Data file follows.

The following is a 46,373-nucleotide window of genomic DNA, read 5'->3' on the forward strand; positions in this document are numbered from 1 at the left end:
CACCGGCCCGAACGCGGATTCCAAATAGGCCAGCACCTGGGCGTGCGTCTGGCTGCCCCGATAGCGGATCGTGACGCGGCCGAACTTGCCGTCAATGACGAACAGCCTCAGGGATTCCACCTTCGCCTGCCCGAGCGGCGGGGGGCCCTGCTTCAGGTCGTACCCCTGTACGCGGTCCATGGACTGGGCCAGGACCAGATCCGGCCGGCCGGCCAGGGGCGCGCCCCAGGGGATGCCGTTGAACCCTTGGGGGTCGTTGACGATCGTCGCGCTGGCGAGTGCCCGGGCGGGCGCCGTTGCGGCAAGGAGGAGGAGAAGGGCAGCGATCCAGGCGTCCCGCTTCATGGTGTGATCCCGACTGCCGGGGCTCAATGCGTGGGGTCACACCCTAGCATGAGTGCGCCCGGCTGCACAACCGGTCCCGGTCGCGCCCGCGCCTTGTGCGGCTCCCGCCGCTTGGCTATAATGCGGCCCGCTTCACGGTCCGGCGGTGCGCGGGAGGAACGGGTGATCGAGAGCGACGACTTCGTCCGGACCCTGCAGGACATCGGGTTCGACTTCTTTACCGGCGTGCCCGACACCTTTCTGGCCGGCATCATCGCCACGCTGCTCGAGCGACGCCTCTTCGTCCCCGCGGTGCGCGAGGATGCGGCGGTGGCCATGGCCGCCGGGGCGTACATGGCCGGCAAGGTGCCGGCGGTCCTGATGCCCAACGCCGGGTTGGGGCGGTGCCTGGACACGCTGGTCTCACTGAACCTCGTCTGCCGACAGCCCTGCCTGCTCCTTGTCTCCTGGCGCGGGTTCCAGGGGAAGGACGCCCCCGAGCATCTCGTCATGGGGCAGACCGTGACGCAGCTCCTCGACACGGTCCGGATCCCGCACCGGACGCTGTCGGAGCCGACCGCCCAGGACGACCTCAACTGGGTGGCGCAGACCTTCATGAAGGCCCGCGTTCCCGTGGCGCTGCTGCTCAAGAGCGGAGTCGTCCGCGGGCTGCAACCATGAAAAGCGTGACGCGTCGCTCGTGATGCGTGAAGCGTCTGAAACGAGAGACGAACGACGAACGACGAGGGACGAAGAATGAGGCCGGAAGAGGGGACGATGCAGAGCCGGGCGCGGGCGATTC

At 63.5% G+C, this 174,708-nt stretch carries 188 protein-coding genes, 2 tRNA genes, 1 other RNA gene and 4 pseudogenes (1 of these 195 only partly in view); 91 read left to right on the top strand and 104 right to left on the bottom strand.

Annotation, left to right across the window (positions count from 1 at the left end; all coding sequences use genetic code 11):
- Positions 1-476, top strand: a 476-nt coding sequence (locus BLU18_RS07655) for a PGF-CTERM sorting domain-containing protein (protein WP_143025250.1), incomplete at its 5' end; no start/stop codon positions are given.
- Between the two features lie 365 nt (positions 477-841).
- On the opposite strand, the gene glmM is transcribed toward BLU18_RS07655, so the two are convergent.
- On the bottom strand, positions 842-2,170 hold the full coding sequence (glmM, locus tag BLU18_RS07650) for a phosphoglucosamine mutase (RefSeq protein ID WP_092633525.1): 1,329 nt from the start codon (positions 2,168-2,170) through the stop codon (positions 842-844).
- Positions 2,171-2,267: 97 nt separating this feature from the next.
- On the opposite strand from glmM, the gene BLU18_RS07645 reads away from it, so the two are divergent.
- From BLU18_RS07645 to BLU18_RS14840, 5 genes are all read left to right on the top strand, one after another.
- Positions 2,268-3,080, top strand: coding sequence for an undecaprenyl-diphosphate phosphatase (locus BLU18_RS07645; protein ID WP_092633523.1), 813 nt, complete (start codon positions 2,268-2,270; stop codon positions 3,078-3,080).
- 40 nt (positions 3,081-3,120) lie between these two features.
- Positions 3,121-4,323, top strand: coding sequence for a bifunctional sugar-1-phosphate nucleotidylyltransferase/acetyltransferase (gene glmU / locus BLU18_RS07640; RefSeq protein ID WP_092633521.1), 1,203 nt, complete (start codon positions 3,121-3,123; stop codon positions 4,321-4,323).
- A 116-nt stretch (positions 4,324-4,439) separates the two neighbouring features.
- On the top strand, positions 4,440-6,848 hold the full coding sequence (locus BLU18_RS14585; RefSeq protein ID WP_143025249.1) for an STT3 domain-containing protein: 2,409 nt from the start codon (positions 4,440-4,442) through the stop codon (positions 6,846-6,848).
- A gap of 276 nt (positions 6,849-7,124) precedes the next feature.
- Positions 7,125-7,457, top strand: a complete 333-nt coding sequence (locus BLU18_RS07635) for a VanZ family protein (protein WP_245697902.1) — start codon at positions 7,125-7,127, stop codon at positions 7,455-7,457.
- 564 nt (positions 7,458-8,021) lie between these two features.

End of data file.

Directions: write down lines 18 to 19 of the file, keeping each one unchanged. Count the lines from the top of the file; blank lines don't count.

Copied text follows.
- Positions 7,125-7,457, top strand: a complete 333-nt coding sequence (locus BLU18_RS07635) for a VanZ family protein (protein WP_245697902.1) — start codon at positions 7,125-7,127, stop codon at positions 7,455-7,457.
- 564 nt (positions 7,458-8,021) lie between these two features.